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Clerical primacy in computerisation
It was also seen that the purpose of ICT efforts often led to the primacy of a clerical approach to bureaucracy and administration. The initial conceptualisation of such software was, however, clerk/accountant centric. The primacy of clerical approach in government organisations and the peculiarities of paper as medium of storing information led to underutilisation of the fullest potential.

Queer case of files
The concept of file, when working in government, is still fundamental and the most basic unit of government decision- making process. A ‘file’ was historically a long needle used to pierce papers into it, so as to keep related papers together.
Later, it became a system for compiling and storing information on paper. File structure is such that it has a noting side which keeps the record of decision- making, for accountability and transparency, and a correspondence side where all letters and supporting papers related to the issue are kept together.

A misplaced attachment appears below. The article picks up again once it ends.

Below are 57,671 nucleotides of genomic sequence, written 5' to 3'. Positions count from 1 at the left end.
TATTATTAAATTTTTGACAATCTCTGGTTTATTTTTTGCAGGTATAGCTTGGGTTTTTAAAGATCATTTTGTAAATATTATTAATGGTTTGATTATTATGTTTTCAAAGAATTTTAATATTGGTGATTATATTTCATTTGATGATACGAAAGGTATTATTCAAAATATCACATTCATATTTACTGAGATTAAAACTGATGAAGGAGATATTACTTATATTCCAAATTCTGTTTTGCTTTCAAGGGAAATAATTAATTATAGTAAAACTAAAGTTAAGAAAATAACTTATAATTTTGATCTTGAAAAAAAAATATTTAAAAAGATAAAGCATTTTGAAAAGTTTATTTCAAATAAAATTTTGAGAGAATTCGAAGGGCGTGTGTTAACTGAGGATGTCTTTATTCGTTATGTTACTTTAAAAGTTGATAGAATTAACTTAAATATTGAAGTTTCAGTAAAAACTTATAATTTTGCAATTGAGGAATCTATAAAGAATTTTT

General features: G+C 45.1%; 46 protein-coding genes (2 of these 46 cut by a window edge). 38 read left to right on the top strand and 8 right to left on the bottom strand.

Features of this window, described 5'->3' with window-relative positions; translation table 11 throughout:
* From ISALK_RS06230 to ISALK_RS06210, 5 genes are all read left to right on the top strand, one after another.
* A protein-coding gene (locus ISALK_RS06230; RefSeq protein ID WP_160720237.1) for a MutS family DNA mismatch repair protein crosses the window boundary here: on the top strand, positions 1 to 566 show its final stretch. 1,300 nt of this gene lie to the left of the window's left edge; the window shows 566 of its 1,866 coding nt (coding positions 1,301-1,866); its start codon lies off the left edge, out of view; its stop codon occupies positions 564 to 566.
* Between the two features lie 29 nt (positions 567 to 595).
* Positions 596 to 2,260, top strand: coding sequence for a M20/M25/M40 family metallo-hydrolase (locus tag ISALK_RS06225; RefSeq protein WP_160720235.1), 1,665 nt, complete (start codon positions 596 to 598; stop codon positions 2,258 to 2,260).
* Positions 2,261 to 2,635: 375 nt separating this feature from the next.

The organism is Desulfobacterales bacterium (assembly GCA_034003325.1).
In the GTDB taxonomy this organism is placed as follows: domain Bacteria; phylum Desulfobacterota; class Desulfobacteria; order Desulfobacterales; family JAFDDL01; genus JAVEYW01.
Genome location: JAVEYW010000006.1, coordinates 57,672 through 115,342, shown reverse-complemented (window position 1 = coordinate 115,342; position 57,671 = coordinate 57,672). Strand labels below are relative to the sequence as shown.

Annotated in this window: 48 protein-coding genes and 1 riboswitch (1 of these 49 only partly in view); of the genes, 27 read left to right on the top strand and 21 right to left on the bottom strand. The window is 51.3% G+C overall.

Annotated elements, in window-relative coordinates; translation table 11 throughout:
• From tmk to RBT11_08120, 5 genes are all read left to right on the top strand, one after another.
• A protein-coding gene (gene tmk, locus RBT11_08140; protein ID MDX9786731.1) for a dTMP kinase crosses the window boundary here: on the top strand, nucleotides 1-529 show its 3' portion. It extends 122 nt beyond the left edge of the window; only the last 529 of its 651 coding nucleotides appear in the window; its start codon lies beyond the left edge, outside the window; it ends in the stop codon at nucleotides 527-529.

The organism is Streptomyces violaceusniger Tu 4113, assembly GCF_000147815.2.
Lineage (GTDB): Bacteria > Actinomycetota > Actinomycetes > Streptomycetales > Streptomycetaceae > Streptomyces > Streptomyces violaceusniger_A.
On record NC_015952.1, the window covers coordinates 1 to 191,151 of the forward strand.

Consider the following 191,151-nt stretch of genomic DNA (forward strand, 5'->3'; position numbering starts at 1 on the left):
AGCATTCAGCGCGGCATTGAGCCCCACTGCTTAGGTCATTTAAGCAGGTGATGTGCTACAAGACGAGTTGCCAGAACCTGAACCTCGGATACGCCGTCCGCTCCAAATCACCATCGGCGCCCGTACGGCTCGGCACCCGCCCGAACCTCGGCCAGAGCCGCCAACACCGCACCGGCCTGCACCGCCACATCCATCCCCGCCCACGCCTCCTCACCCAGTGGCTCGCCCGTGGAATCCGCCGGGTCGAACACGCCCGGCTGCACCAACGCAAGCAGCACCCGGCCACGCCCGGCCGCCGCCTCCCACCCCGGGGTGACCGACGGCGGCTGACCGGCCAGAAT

The file centric system of the government office functioning is something which
e-governance has not fully resolved. But the clerks and clerical thinking, out of fear of the loss of their power, importance or benefits, went on to hold onto the file system dearly. Thus, we saw computerisation efforts of making a ‘file tracking system’, or an ‘electronic file’ format, mimicking the paper file in its digital avatar, the best example of clinging to clerical thinking.

Stage 3 – Current uses in Data and City
A significant milestone after the softwares, was accelerated use of mobile apps in city governments, especially in the Smart Cities. The difficulty of navigating a website through smartphones, at the municipal level, did prompt the making of multiple mobile apps. These multiple apps, in a single city, created a discoherence. The need is for an integrated and holistic approach, considering all of the potentials of ICT for cities, to use the digital ecosystem.